Link to the University of Pittsburgh Homepage
Link to the University Library System Homepage Link to the Contact Us Form

CAN COMPLEMENTARY AND ALTERNATIVE MEDICINE BE EVALUATED WITHIN THE FRAMEWORK OF EVIDENCE-BASED MEDICINE?

Message

Note: This site will be unavailable for a couple hours for scheduled maintenance starting at 3:00 pm EST (UTC-5:00) on Friday, Jan. 28, 2022.

Guttman, Jeremy (2015) CAN COMPLEMENTARY AND ALTERNATIVE MEDICINE BE EVALUATED WITHIN THE FRAMEWORK OF EVIDENCE-BASED MEDICINE? Master's Thesis, University of Pittsburgh. (Unpublished)

[img]
Preview
PDF (JGuttman Bioethics Thesis 2014)
Primary Text

Download (391kB)

Abstract

There are many complications in fitting complementary and alternative medicine (CAM) into the hierarchy of evidence-based medicine, which favors “gold standard” RCTs and meta-analyses. Some argue that CAM practices that have been practiced for many years don’t need rigorous studies to verify them, or that the most rigorous scientific studies aren’t necessary as long as people get better. However, success over many years is not enough to validate a treatment. Also, pragmatic outcomes-focused arguments sidestep philosophical and scientific issues about whether the therapies “do anything” at all beyond non-specific and placebo effects. There are a number of reasons why randomization and placebo controls may not be appropriate to accurately study CAM therapies, such as studies where a subjects’ effects are dampened by the act of participating in a study, studies where a sham control is more effective than the best conventional treatment, or studies that miss important subsets. Some argue that CAM should meet the same high standards as conventional medicine. However, 1. This holds CAM to a double standard because most conventional medical practices have less-than-rigorous evidence to support them. 2. The gold standard inherent in the evidence-based medicine hierarchy is not always appropriate. 3. CAM resembles a scientific paradigm and it may not be possible for scientists in the current biomedical paradigm to understand and evaluate CAM. And 4. Even if CAM can be accommodated within the evidence-based medicine framework, the attitude and priorities of the evidence-based medicine movement are problematic. Less rigorous studies are not often considered to be acceptable types of evidence, and there are few financial incentives to study CAM treatments in a more focused manner.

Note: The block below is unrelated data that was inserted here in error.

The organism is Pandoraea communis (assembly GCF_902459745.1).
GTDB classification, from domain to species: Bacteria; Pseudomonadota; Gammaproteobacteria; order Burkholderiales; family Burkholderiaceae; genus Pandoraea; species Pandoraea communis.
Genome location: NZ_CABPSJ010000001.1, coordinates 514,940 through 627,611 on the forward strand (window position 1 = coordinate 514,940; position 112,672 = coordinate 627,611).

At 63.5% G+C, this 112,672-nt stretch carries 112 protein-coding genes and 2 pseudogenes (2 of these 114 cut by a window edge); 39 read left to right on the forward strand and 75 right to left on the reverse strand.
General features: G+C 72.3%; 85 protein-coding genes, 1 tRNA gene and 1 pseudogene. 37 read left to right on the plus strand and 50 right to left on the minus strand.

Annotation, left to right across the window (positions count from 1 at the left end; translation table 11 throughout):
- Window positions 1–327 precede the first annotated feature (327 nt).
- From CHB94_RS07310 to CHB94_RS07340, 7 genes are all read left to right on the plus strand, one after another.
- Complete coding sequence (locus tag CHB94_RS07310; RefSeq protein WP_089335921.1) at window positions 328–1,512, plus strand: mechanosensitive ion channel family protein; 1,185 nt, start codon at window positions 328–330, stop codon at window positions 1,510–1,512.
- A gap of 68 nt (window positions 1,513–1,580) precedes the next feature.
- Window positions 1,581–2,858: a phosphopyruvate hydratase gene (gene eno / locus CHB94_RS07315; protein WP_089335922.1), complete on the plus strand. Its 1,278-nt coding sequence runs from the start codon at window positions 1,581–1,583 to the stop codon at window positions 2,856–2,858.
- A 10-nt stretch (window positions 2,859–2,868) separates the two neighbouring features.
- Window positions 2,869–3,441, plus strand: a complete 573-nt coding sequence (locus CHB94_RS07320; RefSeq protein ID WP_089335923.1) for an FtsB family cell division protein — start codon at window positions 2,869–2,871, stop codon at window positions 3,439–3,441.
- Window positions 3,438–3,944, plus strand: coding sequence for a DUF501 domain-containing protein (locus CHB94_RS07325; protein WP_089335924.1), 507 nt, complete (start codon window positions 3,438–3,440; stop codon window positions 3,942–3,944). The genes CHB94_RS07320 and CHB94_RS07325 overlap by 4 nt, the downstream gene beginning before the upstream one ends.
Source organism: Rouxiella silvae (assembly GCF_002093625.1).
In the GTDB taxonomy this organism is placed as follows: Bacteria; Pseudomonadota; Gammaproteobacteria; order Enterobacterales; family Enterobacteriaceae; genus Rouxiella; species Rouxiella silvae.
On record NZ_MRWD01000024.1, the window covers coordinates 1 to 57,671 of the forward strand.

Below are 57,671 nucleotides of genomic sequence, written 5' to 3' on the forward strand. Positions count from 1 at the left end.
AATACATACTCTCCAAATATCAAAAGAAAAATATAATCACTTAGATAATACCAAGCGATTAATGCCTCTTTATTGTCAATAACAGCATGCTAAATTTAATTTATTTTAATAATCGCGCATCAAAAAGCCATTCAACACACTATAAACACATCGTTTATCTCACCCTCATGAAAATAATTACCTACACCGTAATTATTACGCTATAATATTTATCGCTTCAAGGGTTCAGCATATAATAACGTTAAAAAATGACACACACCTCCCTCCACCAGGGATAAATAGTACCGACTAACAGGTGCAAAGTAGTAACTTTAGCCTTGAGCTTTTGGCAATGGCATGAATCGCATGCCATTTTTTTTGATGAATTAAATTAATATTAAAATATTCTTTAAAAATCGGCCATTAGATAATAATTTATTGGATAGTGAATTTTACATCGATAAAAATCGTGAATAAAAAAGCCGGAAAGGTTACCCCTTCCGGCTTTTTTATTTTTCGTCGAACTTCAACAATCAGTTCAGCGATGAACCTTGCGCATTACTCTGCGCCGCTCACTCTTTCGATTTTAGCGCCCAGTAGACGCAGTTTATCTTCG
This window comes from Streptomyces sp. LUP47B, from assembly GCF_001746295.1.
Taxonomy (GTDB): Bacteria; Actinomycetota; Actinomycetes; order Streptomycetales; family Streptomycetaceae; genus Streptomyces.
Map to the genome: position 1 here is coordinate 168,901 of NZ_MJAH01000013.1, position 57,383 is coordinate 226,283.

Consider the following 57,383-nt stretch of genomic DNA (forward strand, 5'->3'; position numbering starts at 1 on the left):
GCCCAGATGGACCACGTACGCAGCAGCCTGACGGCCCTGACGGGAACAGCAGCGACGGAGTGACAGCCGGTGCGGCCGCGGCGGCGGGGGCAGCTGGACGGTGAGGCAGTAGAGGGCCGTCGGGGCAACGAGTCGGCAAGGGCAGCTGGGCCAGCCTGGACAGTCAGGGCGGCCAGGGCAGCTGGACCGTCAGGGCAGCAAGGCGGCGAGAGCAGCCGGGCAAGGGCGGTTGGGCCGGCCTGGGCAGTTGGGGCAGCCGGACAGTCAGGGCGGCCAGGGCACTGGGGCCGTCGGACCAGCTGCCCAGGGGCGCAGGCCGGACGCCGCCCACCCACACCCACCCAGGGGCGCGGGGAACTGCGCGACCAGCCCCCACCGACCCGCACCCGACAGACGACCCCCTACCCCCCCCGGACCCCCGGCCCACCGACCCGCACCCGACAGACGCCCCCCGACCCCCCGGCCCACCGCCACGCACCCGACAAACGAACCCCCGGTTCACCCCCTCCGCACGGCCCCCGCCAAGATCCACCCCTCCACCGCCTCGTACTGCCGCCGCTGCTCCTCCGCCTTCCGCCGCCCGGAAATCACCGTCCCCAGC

Share

Citation/Export:
Social Networking:
Share |

Details

Item Type: University of Pittsburgh ETD
Status: Unpublished
Creators/Authors:
CreatorsEmailPitt UsernameORCID
Guttman, Jeremyjsg40@pitt.eduJSG40
ETD Committee:
TitleMemberEmail AddressPitt UsernameORCID
Committee ChairSchaffner, Kennethkfs123@gmail.com
Committee MemberGlick, Ronaldglickrm@upmc.eduGLICK
Committee MemberFischer, Garyfischerg@upmc.eduGAF1
Date: 9 January 2015
Date Type: Publication
Defense Date: 18 November 2014
Approval Date: 9 January 2015
Submission Date: 26 November 2014
Access Restriction: No restriction; Release the ETD for access worldwide immediately.
Number of Pages: 93
Institution: University of Pittsburgh
Schools and Programs: Dietrich School of Arts and Sciences > Bioethics
Degree: MA - Master of Arts
Thesis Type: Master's Thesis
Refereed: Yes
Uncontrolled Keywords: Complementary and Alternative Medicine, Evidence-Based Medicine, Medical Evidence, Medical Research, Alternative Medicine, Integrative Medicine, Clinical Trials, Randomization, Placebo Effect, Placebo-Controlled Trials, Mind-Body Connection, Acupuncture, Sham Acupuncture, Traditional Chinese Medicine, Philosophy of Medicine, Thomas Kuhn, Paradigms, Comparative Effectiveness, PCORI, Pragmatic Trials, Randomized Controlled Trials, EBM, EBM Hierarchy
Date Deposited: 09 Jan 2015 15:58
Last Modified: 19 Dec 2016 14:42
URI: http://d-scholarship.pitt.edu/id/eprint/23700

Metrics

Monthly Views for the past 3 years

Plum Analytics


Actions (login required)

View Item View Item